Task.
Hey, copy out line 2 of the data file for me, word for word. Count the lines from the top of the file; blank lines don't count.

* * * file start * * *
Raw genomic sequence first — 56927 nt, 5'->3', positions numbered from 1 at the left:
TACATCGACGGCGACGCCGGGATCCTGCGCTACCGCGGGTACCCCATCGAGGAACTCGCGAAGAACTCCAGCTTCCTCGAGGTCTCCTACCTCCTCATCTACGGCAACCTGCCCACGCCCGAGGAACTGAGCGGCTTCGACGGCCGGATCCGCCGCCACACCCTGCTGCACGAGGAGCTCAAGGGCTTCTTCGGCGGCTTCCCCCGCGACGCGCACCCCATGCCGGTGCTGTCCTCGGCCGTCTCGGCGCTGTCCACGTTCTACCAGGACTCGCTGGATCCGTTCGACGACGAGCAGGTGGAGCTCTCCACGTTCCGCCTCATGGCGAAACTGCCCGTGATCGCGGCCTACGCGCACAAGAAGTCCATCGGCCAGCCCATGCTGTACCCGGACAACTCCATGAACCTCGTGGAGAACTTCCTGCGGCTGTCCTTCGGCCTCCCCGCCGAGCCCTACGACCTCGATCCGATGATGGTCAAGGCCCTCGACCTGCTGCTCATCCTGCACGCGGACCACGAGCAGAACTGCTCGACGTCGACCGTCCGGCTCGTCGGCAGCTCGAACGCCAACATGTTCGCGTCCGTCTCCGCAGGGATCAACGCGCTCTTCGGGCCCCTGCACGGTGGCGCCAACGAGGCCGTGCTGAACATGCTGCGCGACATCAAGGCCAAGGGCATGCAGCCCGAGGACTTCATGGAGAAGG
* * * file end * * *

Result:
TACATCGACGGCGACGCCGGGATCCTGCGCTACCGCGGGTACCCCATCGAGGAACTCGCGAAGAACTCCAGCTTCCTCGAGGTCTCCTACCTCCTCATCTACGGCAACCTGCCCACGCCCGAGGAACTGAGCGGCTTCGACGGCCGGATCCGCCGCCACACCCTGCTGCACGAGGAGCTCAAGGGCTTCTTCGGCGGCTTCCCCCGCGACGCGCACCCCATGCCGGTGCTGTCCTCGGCCGTCTCGGCGCTGTCCACGTTCTACCAGGACTCGCTGGATCCGTTCGACGACGAGCAGGTGGAGCTCTCCACGTTCCGCCTCATGGCGAAACTGCCCGTGATCGCGGCCTACGCGCACAAGAAGTCCATCGGCCAGCCCATGCTGTACCCGGACAACTCCATGAACCTCGTGGAGAACTTCCTGCGGCTGTCCTTCGGCCTCCCCGCCGAGCCCTACGACCTCGATCCGATGATGGTCAAGGCCCTCGACCTGCTGCTCATCCTGCACGCGGACCACGAGCAGAACTGCTCGACGTCGACCGTCCGGCTCGTCGGCAGCTCGAACGCCAACATGTTCGCGTCCGTCTCCGCAGGGATCAACGCGCTCTTCGGGCCCCTGCACGGTGGCGCCAACGAGGCCGTGCTGAACATGCTGCGCGACATCAAGGCCAAGGGCATGCAGCCCGAGGACTTCATGGAGAAGG